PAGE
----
The GBP has long held the mantle as one of the most stable currencies in Europe, and indeed the world. The United Kingdom can certainly lay claim to a structurally sound economy, and the currency reflects as much. From a strategic perspective, I would recommend going long on the GBP against the USD. If you gauge market sentiment, you will see that most traders are going long on this particular currency pair (over the long-term), and it is at its highest level since April trading when it was $1.46. But something interesting been happening over the past couple of days – the GBP/USD currency pair has been falling for several consecutive sessions. This marks the longest-running losing streak for the Sterling in 6 years. Sensible advice is the following:

  • Strategically, the GBP/USD is a call option (up to a year or more)
  • Tactically, the GBP/USD is a put option  (days and weeks ahead)
  • What is Causing Short-Term Weakness in the GBP?

    It is clear that multiple factors are weighing heavily on the pound. These include poorer Purchasing Managers’ Index data in services, manufacturing and construction. On 18 September 2014, a referendum on Scottish independence was held and the majority decision remained in favour of union with the UK. However, a new survey conducted by STV (Scottish broadcaster TV) now reflects that the majority of Scots are in favour of independence. This is also adding downward pressure on the GBP. The British Prime Minister – David Cameron – is now compromising on the question of UK membership in the European Union. It is expected that the referendum question will be: Does Britain wish to remain in the EU, or leave the EU?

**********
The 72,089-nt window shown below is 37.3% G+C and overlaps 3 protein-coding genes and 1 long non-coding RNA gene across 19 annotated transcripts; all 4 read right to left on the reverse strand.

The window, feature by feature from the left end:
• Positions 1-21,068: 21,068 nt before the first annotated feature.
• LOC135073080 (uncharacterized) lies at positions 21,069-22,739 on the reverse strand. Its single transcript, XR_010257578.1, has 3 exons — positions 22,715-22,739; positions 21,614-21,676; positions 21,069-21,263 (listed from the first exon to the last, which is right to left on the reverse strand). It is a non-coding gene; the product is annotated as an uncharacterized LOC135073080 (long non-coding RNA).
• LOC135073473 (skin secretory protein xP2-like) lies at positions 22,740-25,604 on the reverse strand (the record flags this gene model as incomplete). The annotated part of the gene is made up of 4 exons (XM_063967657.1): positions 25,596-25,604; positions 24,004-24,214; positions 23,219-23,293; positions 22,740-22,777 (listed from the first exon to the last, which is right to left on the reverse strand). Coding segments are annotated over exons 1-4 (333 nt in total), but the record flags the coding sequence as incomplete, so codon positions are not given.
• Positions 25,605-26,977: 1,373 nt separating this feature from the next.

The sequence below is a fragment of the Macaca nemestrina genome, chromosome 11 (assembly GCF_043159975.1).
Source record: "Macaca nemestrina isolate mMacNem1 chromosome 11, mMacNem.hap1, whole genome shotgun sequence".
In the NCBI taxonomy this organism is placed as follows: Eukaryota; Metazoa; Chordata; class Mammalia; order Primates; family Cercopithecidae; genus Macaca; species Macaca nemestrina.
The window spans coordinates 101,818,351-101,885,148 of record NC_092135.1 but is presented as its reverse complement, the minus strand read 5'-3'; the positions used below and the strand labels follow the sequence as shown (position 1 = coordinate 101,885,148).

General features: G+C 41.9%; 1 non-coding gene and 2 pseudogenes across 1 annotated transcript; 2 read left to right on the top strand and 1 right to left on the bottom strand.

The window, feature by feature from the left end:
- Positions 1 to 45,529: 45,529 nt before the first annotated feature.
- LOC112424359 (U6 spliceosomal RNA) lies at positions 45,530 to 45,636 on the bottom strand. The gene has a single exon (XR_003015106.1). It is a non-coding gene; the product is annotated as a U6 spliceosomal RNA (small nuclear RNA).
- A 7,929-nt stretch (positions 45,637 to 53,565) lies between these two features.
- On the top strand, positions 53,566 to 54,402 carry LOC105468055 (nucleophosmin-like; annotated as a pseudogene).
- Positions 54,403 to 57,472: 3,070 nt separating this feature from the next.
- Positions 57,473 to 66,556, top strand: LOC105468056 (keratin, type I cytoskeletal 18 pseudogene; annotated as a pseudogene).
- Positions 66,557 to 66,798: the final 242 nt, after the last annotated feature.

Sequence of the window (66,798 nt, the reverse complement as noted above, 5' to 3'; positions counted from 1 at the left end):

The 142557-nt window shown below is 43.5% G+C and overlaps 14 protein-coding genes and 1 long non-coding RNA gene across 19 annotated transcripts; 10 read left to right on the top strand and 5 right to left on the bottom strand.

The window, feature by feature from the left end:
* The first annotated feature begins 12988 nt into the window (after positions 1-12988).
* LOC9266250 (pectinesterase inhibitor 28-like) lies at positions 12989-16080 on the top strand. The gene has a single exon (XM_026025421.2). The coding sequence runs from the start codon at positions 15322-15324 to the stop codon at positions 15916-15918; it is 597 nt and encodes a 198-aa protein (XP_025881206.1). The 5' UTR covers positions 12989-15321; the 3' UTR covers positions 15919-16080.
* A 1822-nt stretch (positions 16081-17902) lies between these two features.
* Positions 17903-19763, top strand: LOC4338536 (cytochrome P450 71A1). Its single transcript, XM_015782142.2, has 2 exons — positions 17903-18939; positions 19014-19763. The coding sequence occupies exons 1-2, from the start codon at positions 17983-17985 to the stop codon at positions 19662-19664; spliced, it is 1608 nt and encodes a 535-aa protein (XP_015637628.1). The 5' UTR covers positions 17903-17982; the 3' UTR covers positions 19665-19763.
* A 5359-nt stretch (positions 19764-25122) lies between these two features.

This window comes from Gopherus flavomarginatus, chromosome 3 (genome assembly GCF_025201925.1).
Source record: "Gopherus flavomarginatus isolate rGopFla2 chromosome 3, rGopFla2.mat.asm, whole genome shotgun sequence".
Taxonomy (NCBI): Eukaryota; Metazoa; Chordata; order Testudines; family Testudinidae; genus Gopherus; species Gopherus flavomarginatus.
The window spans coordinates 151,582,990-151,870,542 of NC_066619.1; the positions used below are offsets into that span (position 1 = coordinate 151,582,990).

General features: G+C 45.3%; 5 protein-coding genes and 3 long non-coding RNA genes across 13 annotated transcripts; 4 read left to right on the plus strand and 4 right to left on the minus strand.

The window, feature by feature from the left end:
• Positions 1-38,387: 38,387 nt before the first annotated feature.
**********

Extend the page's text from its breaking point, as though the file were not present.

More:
These issues are important determinants of global sentiment vis-a-vis the GBP. Negative responses such as a UK departure from the EU, Scottish independence and declining economic data naturally affect the strength of the British currency. As a trader it’s all about looking for opportunities in the short-term to profit off the volatility. The aforementioned factors are definitely negative and have a bearish effect on the currency. Outside of the UK, the September 16-17 FOMC meeting is the most pressing issue for the GBP/USD currency pair. As expectations of a rate hike in the US increase so the GBP will weaken. Should key individuals like Janet Yellen or Stanley Fischer make comments to the contrary, the GBP/USD currency pair will appreciate. My feeling is that the likelihood of a rate hike is higher now than it was a week ago, although I would not describe a rate hike as a certainty just yet. In terms of trading decisions – put options on the GBP/USD currency pair are definitely gaining favour with traders.

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